Monday, January 28, 2008

Is Lighting Candle A Blasphemy in Hinduism (And Desecration of Temple)?

Yes, according to our (newly-appointed) Minister of Hindu Affairs:


I'm not a theologist, so I let some of the pictures sourced from the internet do the talking...




And also from Wikipedia:


The candle is used in the religious ceremonies of many different faiths.


The candle is used in Sikhism on Diwali, the festival of light.


Candles are a traditional part of Buddhist ritual observances. Along with incense and flowers, candles (or some other type of light source, such as butter lamps) are placed before Buddhist shrines or images of the Buddha as a show of respect. They may also be accompanied by offerings of food and drink. The light of the candles is described as representing the light of the Buddha's teachings, echoing the metaphor of light used in various Buddhist scriptures.[1] See Ubon Ratchathani Candle Festival for an example of a Buddhist festival that makes extensive use of candles.


In almost all Hindu homes, lamps are lit daily before the altar of the Lord. In some houses, the lamps, or candles, at dawn, and in some, twice a day - at dawn and dusk - and a few homes, it is maintained continuously.

A diya, or clay lamp, is frequently used in Hindu celebrations and forms an integral part in many social rites. It is a strong symbol of enlightenment and prosperity.

In its traditional and simplest form, the diya is made from baked clay or terracotta and holds oil that is lit via a cotton wick.

Traditional diyas have now evolved into form wherein waxes are being used as replacements for oils. sample of a traditional earthen clay lamp


Candles are sometimes burnt in churches and cathedrals as a sign of remembrance. Small donations, such as those from this candle in Helsinki Cathedral often go towards missionary work or other charities.
Candles are sometimes burnt in churches and cathedrals as a sign of remembrance. Small donations, such as those from this candle in Helsinki Cathedral often go towards missionary work or other charities.

In Christianity the candle is commonly used in worship both for decoration and ambiance, and as symbols that represent the light of God or, specifically, the light of Christ. The candle is often placed on the altar. A Votive candle may be lit as an accompaniment to prayer. The candle is lit by worshippers in front of icons in Orthodox and other churches. In some churches, a special candle known as the Paschal candle, specifically represents Christ and is lit only at Easter, funerals, and baptisms.

In some Christian denominations, the day of Candlemas marks the end of the season of Epiphany. On this day, the presiding priest blesses the candle to be used in worship for the following year.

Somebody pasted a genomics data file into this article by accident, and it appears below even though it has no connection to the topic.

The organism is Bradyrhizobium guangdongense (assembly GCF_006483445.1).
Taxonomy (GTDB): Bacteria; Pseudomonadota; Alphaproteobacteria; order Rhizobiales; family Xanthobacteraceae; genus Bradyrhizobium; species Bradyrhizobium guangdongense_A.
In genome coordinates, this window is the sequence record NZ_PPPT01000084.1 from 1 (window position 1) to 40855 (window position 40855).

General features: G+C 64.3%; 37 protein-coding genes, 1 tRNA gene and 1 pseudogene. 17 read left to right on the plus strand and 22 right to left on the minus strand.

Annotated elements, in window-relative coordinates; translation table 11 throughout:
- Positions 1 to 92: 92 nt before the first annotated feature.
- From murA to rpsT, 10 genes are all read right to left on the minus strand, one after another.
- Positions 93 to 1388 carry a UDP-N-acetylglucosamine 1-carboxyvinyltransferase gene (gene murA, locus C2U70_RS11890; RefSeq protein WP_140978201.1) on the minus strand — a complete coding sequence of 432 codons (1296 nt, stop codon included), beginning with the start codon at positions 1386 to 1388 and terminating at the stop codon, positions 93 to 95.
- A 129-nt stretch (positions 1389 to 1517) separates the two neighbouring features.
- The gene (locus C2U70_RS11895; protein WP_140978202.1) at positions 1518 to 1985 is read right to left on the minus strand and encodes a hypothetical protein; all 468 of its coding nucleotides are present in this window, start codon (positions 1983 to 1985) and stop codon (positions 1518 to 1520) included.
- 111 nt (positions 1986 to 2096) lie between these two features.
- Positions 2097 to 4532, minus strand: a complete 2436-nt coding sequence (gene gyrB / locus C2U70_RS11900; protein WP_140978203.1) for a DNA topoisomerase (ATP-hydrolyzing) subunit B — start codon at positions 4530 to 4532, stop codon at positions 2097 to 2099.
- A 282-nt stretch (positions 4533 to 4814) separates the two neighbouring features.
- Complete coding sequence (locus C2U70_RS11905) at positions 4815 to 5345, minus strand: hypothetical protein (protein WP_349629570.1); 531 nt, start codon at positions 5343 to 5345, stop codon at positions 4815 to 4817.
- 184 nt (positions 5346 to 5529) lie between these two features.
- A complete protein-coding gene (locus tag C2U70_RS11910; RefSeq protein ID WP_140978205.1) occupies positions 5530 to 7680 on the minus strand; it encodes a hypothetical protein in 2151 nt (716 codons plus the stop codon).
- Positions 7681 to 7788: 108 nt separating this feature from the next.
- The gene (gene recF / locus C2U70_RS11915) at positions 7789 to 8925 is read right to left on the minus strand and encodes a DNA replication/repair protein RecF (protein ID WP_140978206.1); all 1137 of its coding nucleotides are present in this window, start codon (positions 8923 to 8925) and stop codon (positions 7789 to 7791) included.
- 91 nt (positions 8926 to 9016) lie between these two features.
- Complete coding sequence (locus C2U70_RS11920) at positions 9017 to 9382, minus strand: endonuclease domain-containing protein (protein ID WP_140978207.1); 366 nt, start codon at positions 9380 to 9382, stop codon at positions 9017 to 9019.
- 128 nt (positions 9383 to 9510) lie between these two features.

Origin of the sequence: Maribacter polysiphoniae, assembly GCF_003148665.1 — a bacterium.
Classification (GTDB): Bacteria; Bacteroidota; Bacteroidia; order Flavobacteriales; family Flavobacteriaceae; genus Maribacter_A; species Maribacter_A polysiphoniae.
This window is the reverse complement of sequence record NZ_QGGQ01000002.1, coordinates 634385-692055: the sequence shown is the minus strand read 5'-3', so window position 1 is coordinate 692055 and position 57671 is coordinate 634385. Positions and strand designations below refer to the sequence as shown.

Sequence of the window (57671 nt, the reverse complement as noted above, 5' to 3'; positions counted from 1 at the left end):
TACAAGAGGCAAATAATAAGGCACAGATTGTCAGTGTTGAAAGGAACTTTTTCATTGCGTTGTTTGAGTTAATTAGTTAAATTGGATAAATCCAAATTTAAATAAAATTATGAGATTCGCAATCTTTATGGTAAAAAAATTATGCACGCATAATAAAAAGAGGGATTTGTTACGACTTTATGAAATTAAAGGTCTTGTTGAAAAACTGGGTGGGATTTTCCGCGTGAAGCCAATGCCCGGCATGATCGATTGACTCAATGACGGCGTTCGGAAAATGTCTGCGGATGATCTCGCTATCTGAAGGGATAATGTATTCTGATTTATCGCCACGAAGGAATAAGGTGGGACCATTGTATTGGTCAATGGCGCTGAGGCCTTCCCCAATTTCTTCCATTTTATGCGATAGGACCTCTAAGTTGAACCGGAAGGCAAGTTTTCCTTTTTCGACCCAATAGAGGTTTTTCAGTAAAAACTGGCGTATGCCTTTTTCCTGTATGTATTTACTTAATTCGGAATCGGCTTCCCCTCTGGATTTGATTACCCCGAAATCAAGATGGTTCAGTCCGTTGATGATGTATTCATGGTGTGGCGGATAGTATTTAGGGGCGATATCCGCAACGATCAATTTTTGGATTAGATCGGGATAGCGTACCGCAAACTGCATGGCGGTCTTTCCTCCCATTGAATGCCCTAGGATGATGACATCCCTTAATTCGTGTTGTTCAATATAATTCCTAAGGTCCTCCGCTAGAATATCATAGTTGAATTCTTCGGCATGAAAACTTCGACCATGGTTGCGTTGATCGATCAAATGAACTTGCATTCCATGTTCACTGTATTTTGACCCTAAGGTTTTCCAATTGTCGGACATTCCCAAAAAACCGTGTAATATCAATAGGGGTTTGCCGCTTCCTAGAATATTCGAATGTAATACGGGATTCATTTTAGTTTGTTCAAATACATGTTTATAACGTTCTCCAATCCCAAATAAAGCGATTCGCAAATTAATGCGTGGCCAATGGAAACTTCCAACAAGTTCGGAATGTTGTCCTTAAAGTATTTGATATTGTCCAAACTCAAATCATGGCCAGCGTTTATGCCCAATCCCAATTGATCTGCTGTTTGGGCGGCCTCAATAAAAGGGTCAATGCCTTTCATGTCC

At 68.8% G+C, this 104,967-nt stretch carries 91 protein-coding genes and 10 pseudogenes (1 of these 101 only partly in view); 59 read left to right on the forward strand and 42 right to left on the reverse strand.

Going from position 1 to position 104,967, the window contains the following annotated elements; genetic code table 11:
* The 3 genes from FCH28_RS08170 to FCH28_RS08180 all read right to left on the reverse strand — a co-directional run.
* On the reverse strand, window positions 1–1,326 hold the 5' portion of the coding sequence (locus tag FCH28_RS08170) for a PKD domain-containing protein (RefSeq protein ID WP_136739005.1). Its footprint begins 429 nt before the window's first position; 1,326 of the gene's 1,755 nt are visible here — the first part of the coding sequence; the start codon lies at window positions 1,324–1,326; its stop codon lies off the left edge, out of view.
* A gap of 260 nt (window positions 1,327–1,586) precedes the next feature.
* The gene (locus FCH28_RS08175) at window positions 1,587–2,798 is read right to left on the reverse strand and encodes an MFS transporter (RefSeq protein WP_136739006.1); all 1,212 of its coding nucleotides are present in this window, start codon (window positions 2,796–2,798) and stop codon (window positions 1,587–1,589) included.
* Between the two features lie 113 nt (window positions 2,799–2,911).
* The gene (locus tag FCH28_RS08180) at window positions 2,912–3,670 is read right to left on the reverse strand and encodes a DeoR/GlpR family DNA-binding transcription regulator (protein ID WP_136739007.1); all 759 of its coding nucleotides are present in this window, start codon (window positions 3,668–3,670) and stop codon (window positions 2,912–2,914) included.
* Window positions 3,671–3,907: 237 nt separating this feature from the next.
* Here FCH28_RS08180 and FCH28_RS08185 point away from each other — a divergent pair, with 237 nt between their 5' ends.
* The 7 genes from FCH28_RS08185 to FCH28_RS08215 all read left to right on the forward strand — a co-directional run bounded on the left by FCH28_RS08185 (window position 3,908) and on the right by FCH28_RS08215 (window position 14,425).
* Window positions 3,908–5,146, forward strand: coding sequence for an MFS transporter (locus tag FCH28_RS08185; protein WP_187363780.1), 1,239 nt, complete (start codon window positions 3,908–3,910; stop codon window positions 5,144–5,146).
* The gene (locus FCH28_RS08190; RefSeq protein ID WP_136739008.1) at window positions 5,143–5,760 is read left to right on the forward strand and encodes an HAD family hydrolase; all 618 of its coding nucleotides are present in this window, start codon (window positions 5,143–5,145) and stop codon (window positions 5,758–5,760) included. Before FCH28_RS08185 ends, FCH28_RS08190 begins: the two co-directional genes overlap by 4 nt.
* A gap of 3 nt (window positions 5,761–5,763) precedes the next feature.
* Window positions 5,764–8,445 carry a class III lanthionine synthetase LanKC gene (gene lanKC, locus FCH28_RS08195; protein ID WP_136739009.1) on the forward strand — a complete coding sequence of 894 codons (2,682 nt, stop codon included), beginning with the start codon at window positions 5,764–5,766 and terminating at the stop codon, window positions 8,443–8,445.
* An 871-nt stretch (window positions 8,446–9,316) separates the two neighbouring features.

The Candle was traditionally used to light up Christmas trees before the advent of electric lights. They are still commonly used to decorate Christmas trees in Denmark and other European countries. They are also used in Advent wreaths.

In Sweden (and other Scandinavian countries), St. Lucia Day is celebrated on December 13 with the crowning of a young girl with a candle ring.


In Judaism, a pair of candles is lit on Friday evening at the start of the weekly Sabbath celebration. On Saturday night, a special candle with several wicks is lit for the Havdalah ritual marking the end of the Sabbath.

The 8-day holiday of Hanukkah, also known as the Festival of Lights, is celebrated by lighting a special candelabrum or Hanukkiyah each night to commemorate the rededication of the Temple in Jerusalem.

A memorial candle is lit on the Yahrtzeit, or anniversary of the death of a loved one according to the Hebrew calendar. The candle burns for 24 hours. A memorial candle is also lit on Yom HaShoah, a day of remembrance for all those who perished in the Holocaust, and on the eve of Yom Kippur.


The Candle is also used in celebrations of Kwanzaa, which is an African American holiday which runs from December 26 to January 1. The kinara: has three red, one black, three green.


For some Humanists the candle is become a symbol of the light of reason or rationality. The Humanist festival of HumanLight often features a candle-lighting ceremony.


In Wicca and related forms of Neopaganism, the candle is frequently used on the altar to represent the presence of the God and Goddess, and in the four corners of a ritual circle to represent the presence of the four classical elements: Fire, Earth, Air, and Water. When used in this manner, lighting and extinguishing the candle marks the opening and closing of the ritual. The candle is also frequently used by Wiccans and other Neopagans for magical and meditative purposes.

Any Hindus out there mind doing us some enlightening? ;-)

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